Last Glacial Maximum equilibrium-line altitudes and paleoclimate, northern Uinta Mountains, Utah, U.S.A.
Abstract:Nineteen former valley glaciers were reconstructed for their Last Glacial Maximum (LGM) extents in the northern Uinta Mountains, Utah, U.S.A. Mean equilibrium-line altitudes (ELAs) calculated by four methods (accumulation-area ratio, toe-headwall altitude ratio, lateral moraines and cirque floors) range from 3050 to 3300 m a.s.l. Modern mean summer temperatures (Ts) at the ELAs range from 8.7° to 11.2°C, while modern winter precipitation (P) ranges from 354 to 590 mm snow water equivalent (SWE). Based on the difference in elevation of mean ELAs across the range, LGM P values must have ranged from 940 to 3040 mm SWE, assuming the modern summer lapse rate was the same during the LGM. A Ts depression of 5.5°C is required for these precipitation values to plot in the range of modern ELA values. The reconstructed increase in P at the western end of the range is 10 times the modern increase, reflecting the influence of pluvial Lake Bonneville. Assuming ELA depression (ΔELA) resulted from this P increase and a uniform 5.5°C Ts decrease, the regional LGM ΔELA was approximately 900 m.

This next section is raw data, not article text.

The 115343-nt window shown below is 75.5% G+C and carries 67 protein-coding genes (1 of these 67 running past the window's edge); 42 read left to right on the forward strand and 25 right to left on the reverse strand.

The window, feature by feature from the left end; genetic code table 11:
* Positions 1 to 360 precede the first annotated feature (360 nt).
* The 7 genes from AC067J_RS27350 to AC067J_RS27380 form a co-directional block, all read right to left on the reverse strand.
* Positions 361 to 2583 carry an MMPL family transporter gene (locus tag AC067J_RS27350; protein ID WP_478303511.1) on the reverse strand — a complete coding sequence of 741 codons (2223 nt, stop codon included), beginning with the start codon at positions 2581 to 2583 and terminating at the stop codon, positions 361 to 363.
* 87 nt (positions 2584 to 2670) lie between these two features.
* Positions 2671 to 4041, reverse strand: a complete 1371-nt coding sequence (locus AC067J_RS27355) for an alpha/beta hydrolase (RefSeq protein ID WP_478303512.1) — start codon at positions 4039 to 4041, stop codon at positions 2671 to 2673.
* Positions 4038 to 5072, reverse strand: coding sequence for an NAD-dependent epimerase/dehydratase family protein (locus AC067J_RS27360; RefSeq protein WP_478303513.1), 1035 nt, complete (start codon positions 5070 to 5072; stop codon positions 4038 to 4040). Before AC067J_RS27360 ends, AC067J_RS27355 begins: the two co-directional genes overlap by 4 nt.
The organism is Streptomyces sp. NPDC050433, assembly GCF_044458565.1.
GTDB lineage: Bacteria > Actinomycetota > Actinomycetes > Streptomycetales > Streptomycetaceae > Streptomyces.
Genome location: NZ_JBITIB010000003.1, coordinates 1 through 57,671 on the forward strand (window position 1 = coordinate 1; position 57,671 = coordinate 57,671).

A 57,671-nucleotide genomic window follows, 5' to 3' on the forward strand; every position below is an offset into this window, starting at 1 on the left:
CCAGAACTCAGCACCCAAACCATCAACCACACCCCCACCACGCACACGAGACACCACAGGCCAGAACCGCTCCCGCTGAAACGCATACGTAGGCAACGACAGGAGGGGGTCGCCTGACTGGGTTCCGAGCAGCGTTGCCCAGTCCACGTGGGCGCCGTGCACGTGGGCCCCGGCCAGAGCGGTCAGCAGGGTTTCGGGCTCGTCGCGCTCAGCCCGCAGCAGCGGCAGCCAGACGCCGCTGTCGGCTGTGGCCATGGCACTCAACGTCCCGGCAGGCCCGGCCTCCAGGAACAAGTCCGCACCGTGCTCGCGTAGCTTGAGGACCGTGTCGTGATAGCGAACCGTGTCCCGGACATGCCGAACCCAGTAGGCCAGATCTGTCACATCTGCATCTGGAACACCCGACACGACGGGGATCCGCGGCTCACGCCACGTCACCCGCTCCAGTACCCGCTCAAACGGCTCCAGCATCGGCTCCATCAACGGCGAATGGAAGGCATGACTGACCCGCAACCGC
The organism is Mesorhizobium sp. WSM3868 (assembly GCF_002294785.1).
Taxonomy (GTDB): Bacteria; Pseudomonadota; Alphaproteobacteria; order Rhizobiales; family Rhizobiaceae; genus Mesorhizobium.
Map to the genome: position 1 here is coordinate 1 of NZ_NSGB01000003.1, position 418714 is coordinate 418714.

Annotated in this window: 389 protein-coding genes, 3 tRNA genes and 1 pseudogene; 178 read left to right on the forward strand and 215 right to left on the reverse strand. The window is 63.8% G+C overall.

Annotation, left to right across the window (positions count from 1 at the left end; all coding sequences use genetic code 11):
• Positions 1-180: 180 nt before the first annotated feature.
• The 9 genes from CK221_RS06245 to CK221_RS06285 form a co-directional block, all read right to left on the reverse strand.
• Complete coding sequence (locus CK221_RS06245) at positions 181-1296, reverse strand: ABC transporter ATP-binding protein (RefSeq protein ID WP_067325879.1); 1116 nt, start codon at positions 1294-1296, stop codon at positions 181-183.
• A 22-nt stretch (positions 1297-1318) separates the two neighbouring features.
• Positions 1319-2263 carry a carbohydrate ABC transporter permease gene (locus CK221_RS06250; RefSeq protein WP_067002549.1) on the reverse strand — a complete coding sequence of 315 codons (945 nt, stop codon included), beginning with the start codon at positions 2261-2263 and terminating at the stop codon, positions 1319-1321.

Document Type: Research Article
Publication date: 2002-03-01
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